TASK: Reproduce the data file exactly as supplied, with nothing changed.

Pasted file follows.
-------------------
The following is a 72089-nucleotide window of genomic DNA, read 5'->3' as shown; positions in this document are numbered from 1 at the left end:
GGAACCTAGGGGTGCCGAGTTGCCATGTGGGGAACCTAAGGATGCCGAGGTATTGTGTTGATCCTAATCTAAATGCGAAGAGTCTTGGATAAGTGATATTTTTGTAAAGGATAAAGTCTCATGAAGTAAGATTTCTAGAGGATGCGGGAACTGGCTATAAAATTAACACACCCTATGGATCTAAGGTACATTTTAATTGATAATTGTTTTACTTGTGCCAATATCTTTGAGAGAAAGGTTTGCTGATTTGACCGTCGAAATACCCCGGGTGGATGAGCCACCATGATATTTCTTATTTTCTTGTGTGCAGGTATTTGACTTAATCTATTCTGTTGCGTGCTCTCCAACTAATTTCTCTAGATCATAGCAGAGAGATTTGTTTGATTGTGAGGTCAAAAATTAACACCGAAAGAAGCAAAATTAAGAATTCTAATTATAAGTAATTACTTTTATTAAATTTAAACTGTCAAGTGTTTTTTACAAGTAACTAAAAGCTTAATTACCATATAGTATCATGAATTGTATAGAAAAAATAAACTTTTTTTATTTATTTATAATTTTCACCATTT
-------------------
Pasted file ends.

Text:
The following is a 72089-nucleotide window of genomic DNA, read 5'->3' as shown; positions in this document are numbered from 1 at the left end:
GGAACCTAGGGGTGCCGAGTTGCCATGTGGGGAACCTAAGGATGCCGAGGTATTGTGTTGATCCTAATCTAAATGCGAAGAGTCTTGGATAAGTGATATTTTTGTAAAGGATAAAGTCTCATGAAGTAAGATTTCTAGAGGATGCGGGAACTGGCTATAAAATTAACACACCCTATGGATCTAAGGTACATTTTAATTGATAATTGTTTTACTTGTGCCAATATCTTTGAGAGAAAGGTTTGCTGATTTGACCGTCGAAATACCCCGGGTGGATGAGCCACCATGATATTTCTTATTTTCTTGTGTGCAGGTATTTGACTTAATCTATTCTGTTGCGTGCTCTCCAACTAATTTCTCTAGATCATAGCAGAGAGATTTGTTTGATTGTGAGGTCAAAAATTAACACCGAAAGAAGCAAAATTAAGAATTCTAATTATAAGTAATTACTTTTATTAAATTTAAACTGTCAAGTGTTTTTTACAAGTAACTAAAAGCTTAATTACCATATAGTATCATGAATTGTATAGAAAAAATAAACTTTTTTTATTTATTTATAATTTTCACCATTT